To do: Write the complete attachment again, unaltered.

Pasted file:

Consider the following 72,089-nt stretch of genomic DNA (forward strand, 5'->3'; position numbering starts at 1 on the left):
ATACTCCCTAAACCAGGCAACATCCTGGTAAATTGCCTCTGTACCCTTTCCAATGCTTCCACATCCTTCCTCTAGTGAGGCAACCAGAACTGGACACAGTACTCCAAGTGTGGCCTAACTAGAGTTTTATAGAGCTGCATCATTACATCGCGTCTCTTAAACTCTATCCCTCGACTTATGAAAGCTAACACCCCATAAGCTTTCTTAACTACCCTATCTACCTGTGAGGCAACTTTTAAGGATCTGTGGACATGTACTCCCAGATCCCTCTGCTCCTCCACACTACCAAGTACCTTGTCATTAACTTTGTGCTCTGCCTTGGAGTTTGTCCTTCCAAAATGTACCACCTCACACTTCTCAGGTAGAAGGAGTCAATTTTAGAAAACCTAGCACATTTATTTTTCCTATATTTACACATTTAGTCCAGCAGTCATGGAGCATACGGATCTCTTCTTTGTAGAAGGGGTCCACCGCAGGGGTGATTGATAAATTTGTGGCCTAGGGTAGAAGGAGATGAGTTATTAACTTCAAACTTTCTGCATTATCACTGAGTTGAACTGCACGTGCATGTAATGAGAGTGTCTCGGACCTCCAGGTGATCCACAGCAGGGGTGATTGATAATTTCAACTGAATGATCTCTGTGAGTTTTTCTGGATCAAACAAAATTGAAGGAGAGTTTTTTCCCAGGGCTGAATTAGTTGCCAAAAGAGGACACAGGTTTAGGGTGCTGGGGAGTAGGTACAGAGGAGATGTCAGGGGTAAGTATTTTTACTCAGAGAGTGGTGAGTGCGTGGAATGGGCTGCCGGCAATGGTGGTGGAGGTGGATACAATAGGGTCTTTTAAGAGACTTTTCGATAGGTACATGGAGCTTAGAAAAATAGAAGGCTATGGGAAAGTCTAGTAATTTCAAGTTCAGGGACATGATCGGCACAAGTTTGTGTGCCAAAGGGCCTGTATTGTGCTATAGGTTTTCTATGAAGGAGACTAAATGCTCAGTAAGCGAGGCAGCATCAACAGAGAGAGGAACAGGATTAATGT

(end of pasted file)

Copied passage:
Consider the following 72,089-nt stretch of genomic DNA (forward strand, 5'->3'; position numbering starts at 1 on the left):
ATACTCCCTAAACCAGGCAACATCCTGGTAAATTGCCTCTGTACCCTTTCCAATGCTTCCACATCCTTCCTCTAGTGAGGCAACCAGAACTGGACACAGTACTCCAAGTGTGGCCTAACTAGAGTTTTATAGAGCTGCATCATTACATCGCGTCTCTTAAACTCTATCCCTCGACTTATGAAAGCTAACACCCCATAAGCTTTCTTAACTACCCTATCTACCTGTGAGGCAACTTTTAAGGATCTGTGGACATGTACTCCCAGATCCCTCTGCTCCTCCACACTACCAAGTACCTTGTCATTAACTTTGTGCTCTGCCTTGGAGTTTGTCCTTCCAAAATGTACCACCTCACACTTCTCAGGTAGAAGGAGTCAATTTTAGAAAACCTAGCACATTTATTTTTCCTATATTTACACATTTAGTCCAGCAGTCATGGAGCATACGGATCTCTTCTTTGTAGAAGGGGTCCACCGCAGGGGTGATTGATAAATTTGTGGCCTAGGGTAGAAGGAGATGAGTTATTAACTTCAAACTTTCTGCATTATCACTGAGTTGAACTGCACGTGCATGTAATGAGAGTGTCTCGGACCTCCAGGTGATCCACAGCAGGGGTGATTGATAATTTCAACTGAATGATCTCTGTGAGTTTTTCTGGATCAAACAAAATTGAAGGAGAGTTTTTTCCCAGGGCTGAATTAGTTGCCAAAAGAGGACACAGGTTTAGGGTGCTGGGGAGTAGGTACAGAGGAGATGTCAGGGGTAAGTATTTTTACTCAGAGAGTGGTGAGTGCGTGGAATGGGCTGCCGGCAATGGTGGTGGAGGTGGATACAATAGGGTCTTTTAAGAGACTTTTCGATAGGTACATGGAGCTTAGAAAAATAGAAGGCTATGGGAAAGTCTAGTAATTTCAAGTTCAGGGACATGATCGGCACAAGTTTGTGTGCCAAAGGGCCTGTATTGTGCTATAGGTTTTCTATGAAGGAGACTAAATGCTCAGTAAGCGAGGCAGCATCAACAGAGAGAGGAACAGGATTAATGT